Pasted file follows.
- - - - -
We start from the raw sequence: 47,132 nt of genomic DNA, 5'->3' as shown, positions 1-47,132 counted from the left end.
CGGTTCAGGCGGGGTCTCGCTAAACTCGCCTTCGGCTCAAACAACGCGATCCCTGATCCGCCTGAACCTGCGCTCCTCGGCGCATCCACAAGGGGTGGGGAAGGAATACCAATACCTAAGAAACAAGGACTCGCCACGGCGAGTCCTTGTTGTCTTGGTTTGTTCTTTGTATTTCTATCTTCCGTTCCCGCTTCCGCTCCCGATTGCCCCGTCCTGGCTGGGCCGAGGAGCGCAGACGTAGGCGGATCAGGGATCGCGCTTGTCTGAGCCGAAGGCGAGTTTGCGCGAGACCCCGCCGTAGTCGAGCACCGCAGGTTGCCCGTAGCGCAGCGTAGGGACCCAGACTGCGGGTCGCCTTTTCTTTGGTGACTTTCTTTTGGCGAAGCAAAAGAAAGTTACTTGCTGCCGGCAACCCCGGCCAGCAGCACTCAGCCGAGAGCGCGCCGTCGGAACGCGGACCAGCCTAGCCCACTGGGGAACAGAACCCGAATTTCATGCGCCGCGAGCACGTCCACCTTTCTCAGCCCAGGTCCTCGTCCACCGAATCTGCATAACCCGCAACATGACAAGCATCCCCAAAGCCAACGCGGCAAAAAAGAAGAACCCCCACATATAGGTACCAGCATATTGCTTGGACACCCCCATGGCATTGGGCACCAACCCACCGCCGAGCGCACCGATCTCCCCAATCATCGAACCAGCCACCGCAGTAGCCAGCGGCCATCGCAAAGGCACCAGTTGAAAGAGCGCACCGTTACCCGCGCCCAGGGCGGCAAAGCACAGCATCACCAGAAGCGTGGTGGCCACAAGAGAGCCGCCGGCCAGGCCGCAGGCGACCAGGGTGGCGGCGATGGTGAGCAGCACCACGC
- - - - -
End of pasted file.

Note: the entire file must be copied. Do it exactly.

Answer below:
We start from the raw sequence: 47,132 nt of genomic DNA, 5'->3' as shown, positions 1-47,132 counted from the left end.
CGGTTCAGGCGGGGTCTCGCTAAACTCGCCTTCGGCTCAAACAACGCGATCCCTGATCCGCCTGAACCTGCGCTCCTCGGCGCATCCACAAGGGGTGGGGAAGGAATACCAATACCTAAGAAACAAGGACTCGCCACGGCGAGTCCTTGTTGTCTTGGTTTGTTCTTTGTATTTCTATCTTCCGTTCCCGCTTCCGCTCCCGATTGCCCCGTCCTGGCTGGGCCGAGGAGCGCAGACGTAGGCGGATCAGGGATCGCGCTTGTCTGAGCCGAAGGCGAGTTTGCGCGAGACCCCGCCGTAGTCGAGCACCGCAGGTTGCCCGTAGCGCAGCGTAGGGACCCAGACTGCGGGTCGCCTTTTCTTTGGTGACTTTCTTTTGGCGAAGCAAAAGAAAGTTACTTGCTGCCGGCAACCCCGGCCAGCAGCACTCAGCCGAGAGCGCGCCGTCGGAACGCGGACCAGCCTAGCCCACTGGGGAACAGAACCCGAATTTCATGCGCCGCGAGCACGTCCACCTTTCTCAGCCCAGGTCCTCGTCCACCGAATCTGCATAACCCGCAACATGACAAGCATCCCCAAAGCCAACGCGGCAAAAAAGAAGAACCCCCACATATAGGTACCAGCATATTGCTTGGACACCCCCATGGCATTGGGCACCAACCCACCGCCGAGCGCACCGATCTCCCCAATCATCGAACCAGCCACCGCAGTAGCCAGCGGCCATCGCAAAGGCACCAGTTGAAAGAGCGCACCGTTACCCGCGCCCAGGGCGGCAAAGCACAGCATCACCAGAAGCGTGGTGGCCACAAGAGAGCCGCCGGCCAGGCCGCAGGCGACCAGGGTGGCGGCGATGGTGAGCAGCACCACGC